The University of Colorado overstepped its authority when the school's board of regents imposed a ban on the carrying of concealed weapons at its four campuses, the state's Supreme Court has ruled.
In overturning the policy, the court said that a concealed -carry law passed by the state legislature trumped the school's ban because it did not carve out an exception for the state's flagship university, says an AP report.
"We hold that the (concealed carry law's) comprehensive statewide purpose, broad language, and narrow exclusions show that the General Assembly intended to divest the Board of Regents of its authority to regulate concealed handgun possession on campus," the ruling said.
Currently, 22 states ban the carrying of concealed weapons on college campuses, and Utah is the only state that explicitly forbids the banning of concealed weapons at its 10 public colleges and universities, according to the National Conference of State Legislatures (NCSL) web site.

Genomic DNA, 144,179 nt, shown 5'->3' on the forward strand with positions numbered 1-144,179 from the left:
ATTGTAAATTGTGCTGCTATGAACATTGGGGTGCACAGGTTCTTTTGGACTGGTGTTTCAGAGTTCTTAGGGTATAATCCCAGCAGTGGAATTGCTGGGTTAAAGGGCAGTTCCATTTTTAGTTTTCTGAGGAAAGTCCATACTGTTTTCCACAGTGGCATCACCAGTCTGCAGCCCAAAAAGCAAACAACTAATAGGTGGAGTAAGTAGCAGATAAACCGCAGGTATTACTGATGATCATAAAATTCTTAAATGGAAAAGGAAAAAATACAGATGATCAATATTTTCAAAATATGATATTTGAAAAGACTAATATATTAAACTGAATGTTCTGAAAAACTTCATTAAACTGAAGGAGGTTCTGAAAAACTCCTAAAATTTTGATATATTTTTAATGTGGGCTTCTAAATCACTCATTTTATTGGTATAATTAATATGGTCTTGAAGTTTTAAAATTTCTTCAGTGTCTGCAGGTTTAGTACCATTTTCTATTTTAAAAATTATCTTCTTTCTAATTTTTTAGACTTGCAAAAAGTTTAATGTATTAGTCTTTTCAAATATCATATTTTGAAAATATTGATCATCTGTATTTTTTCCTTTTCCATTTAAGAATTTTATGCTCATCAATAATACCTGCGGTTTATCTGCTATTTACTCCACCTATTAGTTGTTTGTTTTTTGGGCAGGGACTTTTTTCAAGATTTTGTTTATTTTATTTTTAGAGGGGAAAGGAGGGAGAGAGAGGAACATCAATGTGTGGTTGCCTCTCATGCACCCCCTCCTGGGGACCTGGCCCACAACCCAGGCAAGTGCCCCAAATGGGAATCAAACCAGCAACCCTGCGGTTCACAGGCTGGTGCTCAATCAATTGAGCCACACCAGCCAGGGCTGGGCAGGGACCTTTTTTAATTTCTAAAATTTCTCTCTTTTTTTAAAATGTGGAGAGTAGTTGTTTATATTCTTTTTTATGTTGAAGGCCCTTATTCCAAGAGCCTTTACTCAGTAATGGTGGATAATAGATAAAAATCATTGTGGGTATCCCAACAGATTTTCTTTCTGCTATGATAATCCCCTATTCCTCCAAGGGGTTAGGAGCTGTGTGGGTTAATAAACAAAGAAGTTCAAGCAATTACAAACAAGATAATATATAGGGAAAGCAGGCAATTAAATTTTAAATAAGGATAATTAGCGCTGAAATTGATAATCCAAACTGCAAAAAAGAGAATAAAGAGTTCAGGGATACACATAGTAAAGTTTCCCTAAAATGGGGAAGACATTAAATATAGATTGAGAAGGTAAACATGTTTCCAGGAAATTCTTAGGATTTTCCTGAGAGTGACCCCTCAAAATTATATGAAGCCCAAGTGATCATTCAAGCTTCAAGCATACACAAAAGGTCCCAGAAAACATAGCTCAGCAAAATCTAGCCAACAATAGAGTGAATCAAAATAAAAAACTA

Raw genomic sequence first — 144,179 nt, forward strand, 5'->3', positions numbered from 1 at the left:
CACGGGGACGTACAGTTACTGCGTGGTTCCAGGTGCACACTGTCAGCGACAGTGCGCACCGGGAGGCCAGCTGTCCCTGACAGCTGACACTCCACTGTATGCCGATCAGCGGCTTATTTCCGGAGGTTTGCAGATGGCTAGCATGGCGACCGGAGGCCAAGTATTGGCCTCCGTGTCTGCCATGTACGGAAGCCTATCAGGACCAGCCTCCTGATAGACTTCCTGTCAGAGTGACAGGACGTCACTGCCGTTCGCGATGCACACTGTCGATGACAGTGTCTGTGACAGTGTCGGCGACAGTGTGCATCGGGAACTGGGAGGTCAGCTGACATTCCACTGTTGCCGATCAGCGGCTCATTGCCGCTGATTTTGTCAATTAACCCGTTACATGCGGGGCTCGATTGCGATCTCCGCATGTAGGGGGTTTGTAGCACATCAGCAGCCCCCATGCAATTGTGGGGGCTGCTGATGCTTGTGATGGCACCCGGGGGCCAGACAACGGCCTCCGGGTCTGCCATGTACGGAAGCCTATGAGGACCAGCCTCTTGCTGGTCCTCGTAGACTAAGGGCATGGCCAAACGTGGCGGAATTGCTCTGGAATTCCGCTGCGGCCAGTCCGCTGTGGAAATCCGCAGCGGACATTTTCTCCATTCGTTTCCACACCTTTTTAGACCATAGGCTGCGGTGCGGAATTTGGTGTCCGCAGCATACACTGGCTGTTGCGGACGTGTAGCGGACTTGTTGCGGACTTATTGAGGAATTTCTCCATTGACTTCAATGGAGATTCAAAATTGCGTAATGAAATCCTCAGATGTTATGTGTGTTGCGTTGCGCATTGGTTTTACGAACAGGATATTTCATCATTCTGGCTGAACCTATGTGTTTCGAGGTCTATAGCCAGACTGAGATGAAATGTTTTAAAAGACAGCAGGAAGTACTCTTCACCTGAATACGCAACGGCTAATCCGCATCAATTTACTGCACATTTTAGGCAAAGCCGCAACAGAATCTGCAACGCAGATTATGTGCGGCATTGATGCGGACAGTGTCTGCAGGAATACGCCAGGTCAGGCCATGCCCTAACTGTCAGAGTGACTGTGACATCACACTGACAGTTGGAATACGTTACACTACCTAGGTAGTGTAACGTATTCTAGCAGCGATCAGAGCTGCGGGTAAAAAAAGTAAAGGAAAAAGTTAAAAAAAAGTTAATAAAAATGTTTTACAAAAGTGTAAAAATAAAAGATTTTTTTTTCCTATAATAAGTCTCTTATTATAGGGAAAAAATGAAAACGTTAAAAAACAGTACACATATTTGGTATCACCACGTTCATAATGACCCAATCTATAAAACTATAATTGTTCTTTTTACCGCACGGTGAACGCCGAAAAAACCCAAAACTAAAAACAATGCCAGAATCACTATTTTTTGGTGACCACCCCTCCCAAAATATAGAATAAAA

Wisconsin law allows concealed weapons on college campuses, but schools can forbid weapons inside its buildings if signs are posted outside each facility saying weapons are prohibited.
The Colorado case stemmed from three students with valid concealed-carry permits who sued in 2008 after university police denied them permission to carry their weapons on campus, the AP report notes.
"The students lost at the trial court level, but the ruling was overturned by the Colorado Court of Appeals. The university appealed that ruling, setting the stage for a review by the state's highest court," says the report.